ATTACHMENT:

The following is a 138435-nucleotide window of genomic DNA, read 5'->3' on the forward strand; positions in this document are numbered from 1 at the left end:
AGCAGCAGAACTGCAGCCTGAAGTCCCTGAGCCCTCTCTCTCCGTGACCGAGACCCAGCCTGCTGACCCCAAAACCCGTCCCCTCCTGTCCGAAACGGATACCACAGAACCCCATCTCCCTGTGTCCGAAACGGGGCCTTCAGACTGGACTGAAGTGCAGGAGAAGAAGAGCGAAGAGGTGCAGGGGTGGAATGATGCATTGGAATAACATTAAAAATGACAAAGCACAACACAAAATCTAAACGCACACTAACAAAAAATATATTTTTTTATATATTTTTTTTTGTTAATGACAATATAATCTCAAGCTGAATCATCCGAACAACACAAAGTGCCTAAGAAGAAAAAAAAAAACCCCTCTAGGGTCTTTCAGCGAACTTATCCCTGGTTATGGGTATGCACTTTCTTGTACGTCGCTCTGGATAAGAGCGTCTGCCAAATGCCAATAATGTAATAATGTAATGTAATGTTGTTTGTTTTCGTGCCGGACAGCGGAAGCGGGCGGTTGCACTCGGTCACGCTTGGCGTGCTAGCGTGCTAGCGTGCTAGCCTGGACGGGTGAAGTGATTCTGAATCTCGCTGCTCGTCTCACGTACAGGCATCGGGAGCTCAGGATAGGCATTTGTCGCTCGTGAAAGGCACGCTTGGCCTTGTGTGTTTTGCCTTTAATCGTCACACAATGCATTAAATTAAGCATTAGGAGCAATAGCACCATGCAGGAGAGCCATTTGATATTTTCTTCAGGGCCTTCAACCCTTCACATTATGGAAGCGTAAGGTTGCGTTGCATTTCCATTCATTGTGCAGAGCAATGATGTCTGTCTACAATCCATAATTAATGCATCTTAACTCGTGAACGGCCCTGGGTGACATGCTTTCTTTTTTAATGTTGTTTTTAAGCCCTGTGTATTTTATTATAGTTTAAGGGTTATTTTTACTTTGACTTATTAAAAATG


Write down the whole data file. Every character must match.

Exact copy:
The following is a 138435-nucleotide window of genomic DNA, read 5'->3' on the forward strand; positions in this document are numbered from 1 at the left end:
AGCAGCAGAACTGCAGCCTGAAGTCCCTGAGCCCTCTCTCTCCGTGACCGAGACCCAGCCTGCTGACCCCAAAACCCGTCCCCTCCTGTCCGAAACGGATACCACAGAACCCCATCTCCCTGTGTCCGAAACGGGGCCTTCAGACTGGACTGAAGTGCAGGAGAAGAAGAGCGAAGAGGTGCAGGGGTGGAATGATGCATTGGAATAACATTAAAAATGACAAAGCACAACACAAAATCTAAACGCACACTAACAAAAAATATATTTTTTTATATATTTTTTTTTGTTAATGACAATATAATCTCAAGCTGAATCATCCGAACAACACAAAGTGCCTAAGAAGAAAAAAAAAAACCCCTCTAGGGTCTTTCAGCGAACTTATCCCTGGTTATGGGTATGCACTTTCTTGTACGTCGCTCTGGATAAGAGCGTCTGCCAAATGCCAATAATGTAATAATGTAATGTAATGTTGTTTGTTTTCGTGCCGGACAGCGGAAGCGGGCGGTTGCACTCGGTCACGCTTGGCGTGCTAGCGTGCTAGCGTGCTAGCCTGGACGGGTGAAGTGATTCTGAATCTCGCTGCTCGTCTCACGTACAGGCATCGGGAGCTCAGGATAGGCATTTGTCGCTCGTGAAAGGCACGCTTGGCCTTGTGTGTTTTGCCTTTAATCGTCACACAATGCATTAAATTAAGCATTAGGAGCAATAGCACCATGCAGGAGAGCCATTTGATATTTTCTTCAGGGCCTTCAACCCTTCACATTATGGAAGCGTAAGGTTGCGTTGCATTTCCATTCATTGTGCAGAGCAATGATGTCTGTCTACAATCCATAATTAATGCATCTTAACTCGTGAACGGCCCTGGGTGACATGCTTTCTTTTTTAATGTTGTTTTTAAGCCCTGTGTATTTTATTATAGTTTAAGGGTTATTTTTACTTTGACTTATTAAAAATG